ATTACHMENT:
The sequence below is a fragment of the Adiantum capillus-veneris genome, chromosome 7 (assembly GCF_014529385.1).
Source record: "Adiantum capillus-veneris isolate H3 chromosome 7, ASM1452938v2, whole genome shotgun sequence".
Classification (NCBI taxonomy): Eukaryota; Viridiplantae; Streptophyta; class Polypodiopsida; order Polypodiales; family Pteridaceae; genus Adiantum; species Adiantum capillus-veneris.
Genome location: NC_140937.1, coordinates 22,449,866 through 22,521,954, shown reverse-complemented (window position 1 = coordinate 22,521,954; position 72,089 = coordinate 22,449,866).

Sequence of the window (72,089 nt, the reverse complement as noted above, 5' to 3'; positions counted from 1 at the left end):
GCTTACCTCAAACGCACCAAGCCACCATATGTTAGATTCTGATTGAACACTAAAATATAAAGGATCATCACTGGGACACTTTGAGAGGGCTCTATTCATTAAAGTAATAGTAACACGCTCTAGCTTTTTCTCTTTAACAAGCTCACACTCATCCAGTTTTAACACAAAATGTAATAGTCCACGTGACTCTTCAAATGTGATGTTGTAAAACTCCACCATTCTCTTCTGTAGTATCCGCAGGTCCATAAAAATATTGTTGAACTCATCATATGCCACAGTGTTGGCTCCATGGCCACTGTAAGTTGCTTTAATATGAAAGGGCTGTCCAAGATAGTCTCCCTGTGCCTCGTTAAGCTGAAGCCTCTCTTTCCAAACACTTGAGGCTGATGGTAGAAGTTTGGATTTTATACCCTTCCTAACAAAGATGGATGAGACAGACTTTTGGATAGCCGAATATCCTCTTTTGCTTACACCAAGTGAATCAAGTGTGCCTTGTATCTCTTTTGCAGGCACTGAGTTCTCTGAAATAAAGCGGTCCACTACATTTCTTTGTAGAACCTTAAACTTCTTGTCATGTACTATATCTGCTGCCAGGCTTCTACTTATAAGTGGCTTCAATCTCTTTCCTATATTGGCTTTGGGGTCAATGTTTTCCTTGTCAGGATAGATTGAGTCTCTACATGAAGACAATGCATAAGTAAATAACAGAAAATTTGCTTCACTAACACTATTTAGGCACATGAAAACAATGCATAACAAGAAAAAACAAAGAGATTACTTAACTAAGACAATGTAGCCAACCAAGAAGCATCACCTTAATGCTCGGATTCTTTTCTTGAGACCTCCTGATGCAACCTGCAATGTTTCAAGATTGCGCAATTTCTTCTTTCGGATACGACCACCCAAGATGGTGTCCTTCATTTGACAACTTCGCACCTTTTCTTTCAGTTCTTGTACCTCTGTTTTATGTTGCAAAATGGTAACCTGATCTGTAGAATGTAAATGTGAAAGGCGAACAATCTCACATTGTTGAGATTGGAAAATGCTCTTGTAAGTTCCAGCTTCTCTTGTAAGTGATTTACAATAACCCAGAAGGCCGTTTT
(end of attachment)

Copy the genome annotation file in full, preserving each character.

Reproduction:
The sequence below is a fragment of the Adiantum capillus-veneris genome, chromosome 7 (assembly GCF_014529385.1).
Source record: "Adiantum capillus-veneris isolate H3 chromosome 7, ASM1452938v2, whole genome shotgun sequence".
Classification (NCBI taxonomy): Eukaryota; Viridiplantae; Streptophyta; class Polypodiopsida; order Polypodiales; family Pteridaceae; genus Adiantum; species Adiantum capillus-veneris.
Genome location: NC_140937.1, coordinates 22,449,866 through 22,521,954, shown reverse-complemented (window position 1 = coordinate 22,521,954; position 72,089 = coordinate 22,449,866).

Sequence of the window (72,089 nt, the reverse complement as noted above, 5' to 3'; positions counted from 1 at the left end):
GCTTACCTCAAACGCACCAAGCCACCATATGTTAGATTCTGATTGAACACTAAAATATAAAGGATCATCACTGGGACACTTTGAGAGGGCTCTATTCATTAAAGTAATAGTAACACGCTCTAGCTTTTTCTCTTTAACAAGCTCACACTCATCCAGTTTTAACACAAAATGTAATAGTCCACGTGACTCTTCAAATGTGATGTTGTAAAACTCCACCATTCTCTTCTGTAGTATCCGCAGGTCCATAAAAATATTGTTGAACTCATCATATGCCACAGTGTTGGCTCCATGGCCACTGTAAGTTGCTTTAATATGAAAGGGCTGTCCAAGATAGTCTCCCTGTGCCTCGTTAAGCTGAAGCCTCTCTTTCCAAACACTTGAGGCTGATGGTAGAAGTTTGGATTTTATACCCTTCCTAACAAAGATGGATGAGACAGACTTTTGGATAGCCGAATATCCTCTTTTGCTTACACCAAGTGAATCAAGTGTGCCTTGTATCTCTTTTGCAGGCACTGAGTTCTCTGAAATAAAGCGGTCCACTACATTTCTTTGTAGAACCTTAAACTTCTTGTCATGTACTATATCTGCTGCCAGGCTTCTACTTATAAGTGGCTTCAATCTCTTTCCTATATTGGCTTTGGGGTCAATGTTTTCCTTGTCAGGATAGATTGAGTCTCTACATGAAGACAATGCATAAGTAAATAACAGAAAATTTGCTTCACTAACACTATTTAGGCACATGAAAACAATGCATAACAAGAAAAAACAAAGAGATTACTTAACTAAGACAATGTAGCCAACCAAGAAGCATCACCTTAATGCTCGGATTCTTTTCTTGAGACCTCCTGATGCAACCTGCAATGTTTCAAGATTGCGCAATTTCTTCTTTCGGATACGACCACCCAAGATGGTGTCCTTCATTTGACAACTTCGCACCTTTTCTTTCAGTTCTTGTACCTCTGTTTTATGTTGCAAAATGGTAACCTGATCTGTAGAATGTAAATGTGAAAGGCGAACAATCTCACATTGTTGAGATTGGAAAATGCTCTTGTAAGTTCCAGCTTCTCTTGTAAGTGATTTACAATAACCCAGAAGGCCGTTTT